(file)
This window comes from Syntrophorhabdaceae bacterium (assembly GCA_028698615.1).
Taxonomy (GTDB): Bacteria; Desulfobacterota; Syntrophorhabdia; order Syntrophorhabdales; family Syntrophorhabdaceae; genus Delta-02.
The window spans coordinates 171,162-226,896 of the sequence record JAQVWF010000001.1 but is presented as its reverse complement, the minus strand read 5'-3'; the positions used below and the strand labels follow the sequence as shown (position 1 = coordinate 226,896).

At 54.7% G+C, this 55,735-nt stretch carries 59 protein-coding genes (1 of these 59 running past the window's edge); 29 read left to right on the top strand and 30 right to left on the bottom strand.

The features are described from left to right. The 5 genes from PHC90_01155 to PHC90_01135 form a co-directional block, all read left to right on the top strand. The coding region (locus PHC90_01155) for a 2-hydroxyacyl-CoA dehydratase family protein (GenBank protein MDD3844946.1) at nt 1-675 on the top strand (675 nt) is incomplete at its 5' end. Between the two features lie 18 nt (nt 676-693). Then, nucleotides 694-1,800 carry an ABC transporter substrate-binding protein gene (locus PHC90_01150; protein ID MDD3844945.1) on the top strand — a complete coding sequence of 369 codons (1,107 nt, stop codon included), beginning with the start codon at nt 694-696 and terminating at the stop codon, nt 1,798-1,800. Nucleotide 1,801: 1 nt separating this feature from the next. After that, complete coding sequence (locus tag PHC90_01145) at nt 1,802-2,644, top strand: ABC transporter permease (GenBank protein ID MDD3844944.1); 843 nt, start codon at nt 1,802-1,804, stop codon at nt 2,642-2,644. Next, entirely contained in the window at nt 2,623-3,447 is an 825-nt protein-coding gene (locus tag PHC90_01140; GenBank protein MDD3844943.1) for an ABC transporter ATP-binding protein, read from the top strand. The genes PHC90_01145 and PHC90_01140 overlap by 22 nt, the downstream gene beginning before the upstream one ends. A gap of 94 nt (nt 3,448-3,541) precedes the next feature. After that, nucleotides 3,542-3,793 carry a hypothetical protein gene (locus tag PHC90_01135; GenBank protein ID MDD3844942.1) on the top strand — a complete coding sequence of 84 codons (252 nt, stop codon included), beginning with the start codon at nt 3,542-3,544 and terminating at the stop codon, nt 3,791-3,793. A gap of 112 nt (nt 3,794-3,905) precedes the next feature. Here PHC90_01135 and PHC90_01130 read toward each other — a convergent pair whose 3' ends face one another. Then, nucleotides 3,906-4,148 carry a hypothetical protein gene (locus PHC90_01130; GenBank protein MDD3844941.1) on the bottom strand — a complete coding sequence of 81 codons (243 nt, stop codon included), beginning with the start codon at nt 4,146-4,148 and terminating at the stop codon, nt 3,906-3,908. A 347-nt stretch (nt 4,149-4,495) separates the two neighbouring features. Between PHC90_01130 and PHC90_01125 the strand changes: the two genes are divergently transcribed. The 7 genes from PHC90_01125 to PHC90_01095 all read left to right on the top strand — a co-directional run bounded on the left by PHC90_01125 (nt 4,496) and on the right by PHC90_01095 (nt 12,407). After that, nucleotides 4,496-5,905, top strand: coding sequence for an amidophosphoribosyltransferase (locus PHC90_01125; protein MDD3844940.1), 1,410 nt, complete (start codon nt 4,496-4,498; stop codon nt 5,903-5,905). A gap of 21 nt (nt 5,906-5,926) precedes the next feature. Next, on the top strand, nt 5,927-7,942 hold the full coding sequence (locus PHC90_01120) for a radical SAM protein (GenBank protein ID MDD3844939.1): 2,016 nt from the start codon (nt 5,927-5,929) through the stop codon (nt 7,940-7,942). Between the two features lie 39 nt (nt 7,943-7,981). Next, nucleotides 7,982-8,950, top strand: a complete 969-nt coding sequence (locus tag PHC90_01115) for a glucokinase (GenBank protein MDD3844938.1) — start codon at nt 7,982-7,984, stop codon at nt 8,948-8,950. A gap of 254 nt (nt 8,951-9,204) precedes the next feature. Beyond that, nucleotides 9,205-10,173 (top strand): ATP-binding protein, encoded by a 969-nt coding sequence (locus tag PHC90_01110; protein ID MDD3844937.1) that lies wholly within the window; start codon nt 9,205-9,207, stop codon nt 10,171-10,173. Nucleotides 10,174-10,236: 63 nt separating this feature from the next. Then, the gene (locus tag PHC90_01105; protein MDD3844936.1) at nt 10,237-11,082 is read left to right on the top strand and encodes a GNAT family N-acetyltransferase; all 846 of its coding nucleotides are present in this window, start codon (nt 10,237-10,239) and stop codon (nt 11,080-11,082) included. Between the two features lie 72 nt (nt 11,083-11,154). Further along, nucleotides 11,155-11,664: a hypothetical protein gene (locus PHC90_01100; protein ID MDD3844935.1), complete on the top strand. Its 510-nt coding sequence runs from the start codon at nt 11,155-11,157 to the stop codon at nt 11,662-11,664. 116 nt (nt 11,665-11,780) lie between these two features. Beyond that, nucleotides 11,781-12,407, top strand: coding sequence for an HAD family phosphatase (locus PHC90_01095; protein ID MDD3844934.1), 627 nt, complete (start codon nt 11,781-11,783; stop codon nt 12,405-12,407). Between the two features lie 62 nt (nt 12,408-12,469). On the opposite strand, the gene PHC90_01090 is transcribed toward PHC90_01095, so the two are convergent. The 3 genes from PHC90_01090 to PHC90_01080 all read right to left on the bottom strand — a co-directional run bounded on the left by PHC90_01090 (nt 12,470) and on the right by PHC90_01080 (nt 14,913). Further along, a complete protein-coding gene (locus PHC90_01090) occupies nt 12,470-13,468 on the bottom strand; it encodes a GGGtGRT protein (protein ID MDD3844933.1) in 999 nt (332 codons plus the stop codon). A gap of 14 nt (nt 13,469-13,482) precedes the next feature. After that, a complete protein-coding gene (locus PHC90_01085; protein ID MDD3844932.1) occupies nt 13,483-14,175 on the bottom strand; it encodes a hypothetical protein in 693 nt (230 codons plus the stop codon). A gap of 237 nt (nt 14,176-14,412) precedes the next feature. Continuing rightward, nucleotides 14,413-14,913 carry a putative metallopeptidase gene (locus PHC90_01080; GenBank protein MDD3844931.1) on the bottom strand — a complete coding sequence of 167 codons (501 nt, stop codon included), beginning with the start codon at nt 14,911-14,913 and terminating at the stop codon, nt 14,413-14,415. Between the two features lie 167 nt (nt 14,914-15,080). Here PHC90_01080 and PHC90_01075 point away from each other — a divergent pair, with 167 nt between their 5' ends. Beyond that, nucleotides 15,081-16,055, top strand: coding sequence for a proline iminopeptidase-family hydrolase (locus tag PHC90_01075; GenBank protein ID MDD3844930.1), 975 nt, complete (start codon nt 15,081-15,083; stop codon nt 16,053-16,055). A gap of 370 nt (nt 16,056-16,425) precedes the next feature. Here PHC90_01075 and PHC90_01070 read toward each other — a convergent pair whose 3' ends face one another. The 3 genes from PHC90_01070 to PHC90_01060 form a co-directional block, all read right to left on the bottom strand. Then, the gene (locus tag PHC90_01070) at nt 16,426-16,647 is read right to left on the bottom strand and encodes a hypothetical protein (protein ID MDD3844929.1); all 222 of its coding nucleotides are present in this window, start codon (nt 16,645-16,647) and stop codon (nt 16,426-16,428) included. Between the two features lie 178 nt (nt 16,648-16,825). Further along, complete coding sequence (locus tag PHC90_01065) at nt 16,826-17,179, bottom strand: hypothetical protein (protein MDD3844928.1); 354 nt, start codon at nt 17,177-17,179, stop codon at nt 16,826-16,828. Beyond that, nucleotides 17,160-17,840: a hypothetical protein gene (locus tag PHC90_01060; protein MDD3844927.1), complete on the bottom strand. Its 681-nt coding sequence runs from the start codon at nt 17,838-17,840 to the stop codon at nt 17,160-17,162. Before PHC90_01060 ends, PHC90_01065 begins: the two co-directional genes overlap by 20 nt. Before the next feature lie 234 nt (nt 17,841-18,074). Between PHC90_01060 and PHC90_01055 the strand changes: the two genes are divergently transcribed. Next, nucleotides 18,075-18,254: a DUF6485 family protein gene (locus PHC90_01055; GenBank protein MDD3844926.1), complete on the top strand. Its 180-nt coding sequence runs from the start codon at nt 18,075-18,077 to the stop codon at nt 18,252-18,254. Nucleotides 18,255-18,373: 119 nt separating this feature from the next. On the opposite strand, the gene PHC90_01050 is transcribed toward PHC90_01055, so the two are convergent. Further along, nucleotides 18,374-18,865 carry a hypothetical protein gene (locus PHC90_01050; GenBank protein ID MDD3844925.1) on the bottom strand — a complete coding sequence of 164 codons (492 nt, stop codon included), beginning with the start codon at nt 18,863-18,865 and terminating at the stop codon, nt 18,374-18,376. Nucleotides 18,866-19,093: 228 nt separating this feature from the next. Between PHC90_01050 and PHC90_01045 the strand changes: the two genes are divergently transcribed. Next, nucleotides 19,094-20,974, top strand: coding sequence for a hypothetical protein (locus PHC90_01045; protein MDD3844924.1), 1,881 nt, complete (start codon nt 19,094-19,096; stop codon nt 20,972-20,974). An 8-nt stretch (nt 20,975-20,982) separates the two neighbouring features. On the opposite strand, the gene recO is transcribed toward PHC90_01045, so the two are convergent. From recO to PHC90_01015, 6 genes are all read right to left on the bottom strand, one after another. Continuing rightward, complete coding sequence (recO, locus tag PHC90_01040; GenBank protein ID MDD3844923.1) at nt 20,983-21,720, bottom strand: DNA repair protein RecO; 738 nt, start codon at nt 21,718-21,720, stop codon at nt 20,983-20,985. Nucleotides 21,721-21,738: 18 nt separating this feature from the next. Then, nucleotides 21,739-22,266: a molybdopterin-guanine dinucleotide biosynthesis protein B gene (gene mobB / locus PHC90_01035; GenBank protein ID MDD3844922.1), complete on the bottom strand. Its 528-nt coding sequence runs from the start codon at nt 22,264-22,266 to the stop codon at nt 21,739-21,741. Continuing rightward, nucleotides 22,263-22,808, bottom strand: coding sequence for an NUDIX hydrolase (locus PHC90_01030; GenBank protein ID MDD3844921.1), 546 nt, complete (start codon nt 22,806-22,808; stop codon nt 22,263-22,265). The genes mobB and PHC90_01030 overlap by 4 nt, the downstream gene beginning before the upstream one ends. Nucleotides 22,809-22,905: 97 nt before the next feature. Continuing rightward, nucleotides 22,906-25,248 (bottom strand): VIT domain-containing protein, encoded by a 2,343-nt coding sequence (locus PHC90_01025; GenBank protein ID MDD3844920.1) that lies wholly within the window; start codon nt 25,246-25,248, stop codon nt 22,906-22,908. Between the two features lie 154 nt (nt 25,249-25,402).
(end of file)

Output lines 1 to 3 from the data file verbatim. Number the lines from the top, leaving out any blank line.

This window comes from Syntrophorhabdaceae bacterium (assembly GCA_028698615.1).
Taxonomy (GTDB): Bacteria; Desulfobacterota; Syntrophorhabdia; order Syntrophorhabdales; family Syntrophorhabdaceae; genus Delta-02.
The window spans coordinates 171,162-226,896 of the sequence record JAQVWF010000001.1 but is presented as its reverse complement, the minus strand read 5'-3'; the positions used below and the strand labels follow the sequence as shown (position 1 = coordinate 226,896).